I’ll sleep when I’m dead.
We’ve seen memes or bumper stickers of this…and of course, for those with insomnia it’s one of limited options. It’s also the opening line of Level 2 now known as The Memory of After, the first book of The Memory Chronicles by Lenore Appelhans @lenoreva (Simon and Schuster). And a chilling thought.
Appelhans’ unusual and complex vision of the afterlife hooked me and I wanted to know more.
The Memory of After and the second in the series, Chasing Before (not out until August 26 2014, I was lucky enough to get an ARC/Advance Reader’s Copy) examines life and what comes next.
I guess I tend to live for the here and now, but this got me thinking about Heaven or Hell or any kind of afterlife.
What if Heaven is a lot like Earth? What if relationships and friendships are just as astonishing yet complicated? What if you have to go to school and choose a career to have a fulfilling afterlife?
What if there are still good guys and bad guys and what if you still can’t always tell which is which?
Dealing with memories, it’s understandable Chasing Before has a tendency toward the sentimental, but thankfully it never went to preachy.
Without going into spoilers this is from the viewpoint of Felicia Ward who, in life, was a lovely, bright, and musically gifted youth. She had family, friends, a boyfriend she had met through church, and a promising future. Felicia seemed to have it all, except for the dying young part.
Lenore Appelhans has based this YA series on memories, which at first seems odd given that her intended audience is so young and I wondered, are memories even important at that age? Then I realized memories are extremely important to young people because they can’t imagine getting old and they can’t imagine how many memories they will accumulate by then.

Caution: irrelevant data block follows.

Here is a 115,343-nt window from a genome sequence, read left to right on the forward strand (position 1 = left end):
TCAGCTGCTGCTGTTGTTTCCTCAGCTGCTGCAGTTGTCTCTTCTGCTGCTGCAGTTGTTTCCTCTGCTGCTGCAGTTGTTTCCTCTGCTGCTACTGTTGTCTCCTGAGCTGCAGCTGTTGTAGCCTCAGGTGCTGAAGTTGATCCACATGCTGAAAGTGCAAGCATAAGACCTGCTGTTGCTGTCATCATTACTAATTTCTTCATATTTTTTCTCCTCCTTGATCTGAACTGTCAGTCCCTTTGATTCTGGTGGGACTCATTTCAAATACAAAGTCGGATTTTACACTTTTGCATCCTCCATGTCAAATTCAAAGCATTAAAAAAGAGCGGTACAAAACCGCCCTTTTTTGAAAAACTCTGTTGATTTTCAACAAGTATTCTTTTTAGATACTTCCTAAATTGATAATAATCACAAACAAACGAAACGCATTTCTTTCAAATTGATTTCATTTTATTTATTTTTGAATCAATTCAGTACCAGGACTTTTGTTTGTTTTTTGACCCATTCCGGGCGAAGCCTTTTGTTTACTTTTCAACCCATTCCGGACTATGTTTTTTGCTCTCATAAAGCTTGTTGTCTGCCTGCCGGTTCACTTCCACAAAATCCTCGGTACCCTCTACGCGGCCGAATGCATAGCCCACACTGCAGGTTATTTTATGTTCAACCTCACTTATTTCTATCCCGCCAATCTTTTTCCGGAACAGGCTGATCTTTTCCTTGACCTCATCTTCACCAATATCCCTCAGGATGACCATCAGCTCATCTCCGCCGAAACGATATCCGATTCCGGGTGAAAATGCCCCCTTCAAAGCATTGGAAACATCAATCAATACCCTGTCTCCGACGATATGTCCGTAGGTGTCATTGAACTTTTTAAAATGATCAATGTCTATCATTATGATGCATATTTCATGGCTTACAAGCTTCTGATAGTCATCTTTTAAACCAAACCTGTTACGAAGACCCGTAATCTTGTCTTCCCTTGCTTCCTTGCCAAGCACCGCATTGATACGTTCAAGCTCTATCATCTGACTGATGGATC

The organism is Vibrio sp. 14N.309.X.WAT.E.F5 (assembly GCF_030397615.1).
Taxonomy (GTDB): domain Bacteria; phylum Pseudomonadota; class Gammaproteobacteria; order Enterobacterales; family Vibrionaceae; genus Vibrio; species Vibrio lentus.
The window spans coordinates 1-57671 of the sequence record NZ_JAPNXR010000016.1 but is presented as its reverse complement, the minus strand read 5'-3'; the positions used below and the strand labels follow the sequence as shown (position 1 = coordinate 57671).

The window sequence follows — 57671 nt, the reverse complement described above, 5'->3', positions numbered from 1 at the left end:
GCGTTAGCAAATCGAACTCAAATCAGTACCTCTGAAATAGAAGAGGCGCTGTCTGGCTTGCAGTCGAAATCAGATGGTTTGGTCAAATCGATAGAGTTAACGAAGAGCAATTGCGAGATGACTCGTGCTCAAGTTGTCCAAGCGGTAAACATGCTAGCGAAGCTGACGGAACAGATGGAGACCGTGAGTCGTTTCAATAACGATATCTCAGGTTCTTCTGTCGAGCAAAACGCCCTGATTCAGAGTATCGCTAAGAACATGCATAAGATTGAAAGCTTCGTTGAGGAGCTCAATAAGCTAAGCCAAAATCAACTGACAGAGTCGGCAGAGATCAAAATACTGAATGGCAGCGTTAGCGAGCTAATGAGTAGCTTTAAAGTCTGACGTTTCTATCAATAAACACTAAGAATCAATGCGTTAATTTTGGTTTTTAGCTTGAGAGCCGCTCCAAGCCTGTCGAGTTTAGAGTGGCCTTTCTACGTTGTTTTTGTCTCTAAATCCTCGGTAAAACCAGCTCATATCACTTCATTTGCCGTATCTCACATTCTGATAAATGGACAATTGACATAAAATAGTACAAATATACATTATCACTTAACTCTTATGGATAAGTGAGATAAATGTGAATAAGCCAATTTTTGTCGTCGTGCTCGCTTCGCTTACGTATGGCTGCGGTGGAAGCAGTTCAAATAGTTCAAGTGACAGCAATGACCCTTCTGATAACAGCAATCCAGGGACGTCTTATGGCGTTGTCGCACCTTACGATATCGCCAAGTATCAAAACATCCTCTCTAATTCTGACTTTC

As I read more of Chasing Before (due out August 2014) I started thinking, Appelhans isn’t just showing us the importance of memories, but the power of memories, the pull they have on us. I suppose you could go further and wonder if we live too much in the past? Are we addicted to memories, as they are in these books? Do memories, both good and bad have too much control of our lives?
Is that why we’re so terrified of illnesses like Alzheimer’s?
Are we just a sum of our memories?
I hope we’re more of a continuum; making new memories to replace or be companions to our other memories.
As I read I found myself casting who would play whom in the movie, if they make one (please make one!). Jamie Campbell Bower would make a fantastic Julian except being typecast as an angel-type guy. Or Max Irons?
For Felicia, perhaps Emily Browning or Emilia Clarke (with her natural hair colour). Max Thieriot or Matthew Atkinson for Neil. When I’m reading books and thinking of casting that means I really like it.
I wanted to know more about the characters and what would come next for them, I guess I’ll have to wait until the 3rd book; there’s going to be a 3rd book, right?
So wonderful to see all these terrific YA novels, it raise your spirits to know that young people are reading. Definitely recommend this for anyone 12 or up. Check out more at: TEEN.SimonandSchuster.com
And remember, those who touch our hearts stay in them forever.